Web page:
Years ago, I released a book named Memento that took me way out of my comfort zone. Unlike my previous nonfiction business books, Memento was for a completely new market and required an entirely different approach. It was a giftbook journal featuring a series of questions designed to prompt parents to write down their life stories as a keepsake for their children. Ten months after signing a big publishing deal with Chronicle Books in San Francisco, my family and I packed up and headed to the U.S. for a PR tour leading up to the book’s release.
While the media flurry took the predictable form of radio and print interviews, one appearance that popped into my PR calendar intrigued me. It was to record an infomercial on the Home Shopping Network. When the day of filming arrived, I caught a plane to Fort Lauderdale in Florida. At the airport, I was met by a driver who whisked me straight to the studios for hair and makeup. Little did I know how fascinating the experience would be.
Since the advent of ChatGPT last year, few things have dominated the public discussion in the tech and business world more than generative AI and chatting with robots. This comes as no surprise considering how genuinely revolutionary the technology is and radically fast the uptake has been within the public.
Comparing ChatGPT’s success to other major companies gives some indication of how monumental it has been. Within 5 days it had reached 5 million users – for Netflix, acquiring this customer base took 3.5 years.
However, ChatGPT is not even the tip of the iceberg when compared what else is out there and what else there is to come. There are over 11000 AI apps built on language models like ChatGPT, which successfully achieve tasks all the way from planning logistics to creating artworks.
Across the board, organisations are changing. Post-pandemic workplace practices, changing tech trends and generational shifts are impacting the way organisations must run and respond to the world. Local governments are not exempt from the trends dominating the workplace and the world at large, which represent a whole new set of opportunities, or threats, for those paying attention.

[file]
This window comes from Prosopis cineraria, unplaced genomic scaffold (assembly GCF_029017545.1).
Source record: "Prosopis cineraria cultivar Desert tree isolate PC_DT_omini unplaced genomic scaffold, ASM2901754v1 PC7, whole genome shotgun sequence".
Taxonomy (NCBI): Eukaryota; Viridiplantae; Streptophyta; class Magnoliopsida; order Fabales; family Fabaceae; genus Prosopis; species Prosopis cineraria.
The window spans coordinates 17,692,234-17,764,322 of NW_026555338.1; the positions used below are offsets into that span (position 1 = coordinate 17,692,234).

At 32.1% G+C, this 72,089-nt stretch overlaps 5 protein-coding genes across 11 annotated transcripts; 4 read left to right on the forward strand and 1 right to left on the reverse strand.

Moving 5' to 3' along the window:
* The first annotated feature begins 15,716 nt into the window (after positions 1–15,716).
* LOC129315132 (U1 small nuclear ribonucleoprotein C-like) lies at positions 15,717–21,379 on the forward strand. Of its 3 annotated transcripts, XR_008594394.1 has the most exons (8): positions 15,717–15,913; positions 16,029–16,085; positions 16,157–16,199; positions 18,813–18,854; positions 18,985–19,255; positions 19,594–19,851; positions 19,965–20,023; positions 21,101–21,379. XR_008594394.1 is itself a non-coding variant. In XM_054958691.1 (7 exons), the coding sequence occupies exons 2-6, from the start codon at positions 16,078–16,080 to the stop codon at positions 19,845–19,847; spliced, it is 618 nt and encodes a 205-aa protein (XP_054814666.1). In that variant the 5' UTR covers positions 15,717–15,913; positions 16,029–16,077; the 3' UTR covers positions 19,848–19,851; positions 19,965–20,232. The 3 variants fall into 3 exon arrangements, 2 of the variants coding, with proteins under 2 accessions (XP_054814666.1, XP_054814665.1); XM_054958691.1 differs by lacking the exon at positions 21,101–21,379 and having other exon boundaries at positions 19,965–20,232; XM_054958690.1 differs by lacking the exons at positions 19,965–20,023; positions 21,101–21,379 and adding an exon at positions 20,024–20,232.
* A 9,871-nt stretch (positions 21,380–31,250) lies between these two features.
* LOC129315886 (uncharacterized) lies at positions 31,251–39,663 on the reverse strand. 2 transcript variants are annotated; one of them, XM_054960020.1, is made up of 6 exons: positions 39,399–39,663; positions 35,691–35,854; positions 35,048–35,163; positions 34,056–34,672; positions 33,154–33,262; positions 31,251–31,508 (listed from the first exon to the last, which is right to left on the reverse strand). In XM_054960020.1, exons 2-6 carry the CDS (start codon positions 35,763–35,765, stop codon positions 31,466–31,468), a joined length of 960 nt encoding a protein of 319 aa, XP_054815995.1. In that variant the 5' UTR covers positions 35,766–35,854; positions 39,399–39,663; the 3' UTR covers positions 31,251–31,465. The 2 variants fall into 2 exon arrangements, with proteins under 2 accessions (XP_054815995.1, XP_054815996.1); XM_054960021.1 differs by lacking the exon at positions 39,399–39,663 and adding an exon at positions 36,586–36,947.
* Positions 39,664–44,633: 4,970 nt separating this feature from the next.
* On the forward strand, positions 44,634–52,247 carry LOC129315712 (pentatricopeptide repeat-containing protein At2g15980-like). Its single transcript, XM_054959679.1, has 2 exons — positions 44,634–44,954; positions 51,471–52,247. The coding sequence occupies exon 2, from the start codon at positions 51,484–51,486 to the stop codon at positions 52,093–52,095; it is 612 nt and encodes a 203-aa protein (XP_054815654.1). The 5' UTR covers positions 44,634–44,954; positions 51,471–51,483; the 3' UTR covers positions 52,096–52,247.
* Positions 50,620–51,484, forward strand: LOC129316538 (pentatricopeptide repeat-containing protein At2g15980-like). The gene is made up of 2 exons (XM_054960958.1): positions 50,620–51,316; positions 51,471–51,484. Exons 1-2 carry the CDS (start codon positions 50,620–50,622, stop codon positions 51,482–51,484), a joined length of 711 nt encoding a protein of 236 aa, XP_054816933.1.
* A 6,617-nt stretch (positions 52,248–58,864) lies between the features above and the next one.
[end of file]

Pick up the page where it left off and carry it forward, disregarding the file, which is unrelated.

Here are 5 trends local governments need to watch.
In an era increasingly defined by scandal, hypocrisy and betrayals of public trust, customers are increasingly holding corporations to high standards of integrity. Businesses and brands can no longer afford to cut ethical corners, fall short of marketing promises or fail to practise what they preach. In an age of skepticism and transparency, what customers are craving from their companies is congruence.
In order to build the trust and rapport with customers that has been so often compromised, businesses and brands need clear sets of values that they are committed to upholding. Without clear values to guide conduct and culture, it’s easy to lose our way, lose sight of the things that really count and subsequently lose the trust of those who matter most.
Between writing students’ essays, synthesising information and creating meal plans, ChatGPT is taking on a new role, getting involved in our dating lives. A growing number of individuals are using it as a kind of wingman for the digital age to up their game in talking to tinder dates and crushes, but for some the chatbot itself is the object of the romantic pursuit.
Upon discovering its ability to replicate a remarkably human written tone, many have been asking ChatGPT to supply them with pick up lines and poems that they can use to woo their Tinder matches. Despite anticipating rejection, one man reports using a poem as the opening message for a match: ‘Got her number back in less than an hour’.
Within an economy increasingly characterised by precarity and uncertainty, the growing class of creators represents an alternative approach to money-making to traditional employment. Largely driven by Gen Zs, who are increasingly turning away from conventional career paths and towards options with greater independence and flexible, the creator economy continues to work its way into the mainstream.
A kind of gig economy for digital spaces, the creator economy involves those individuals who are using online platforms to publish and monetise content. Posted on platforms like Instragram, TikTok, YouTube, Patreon and Substack, the content of the creator economy is as diverse as the creators producing it. Whether through subscriptions, brand partnerships or advertising, creators are able to generate income through the appeal of their content.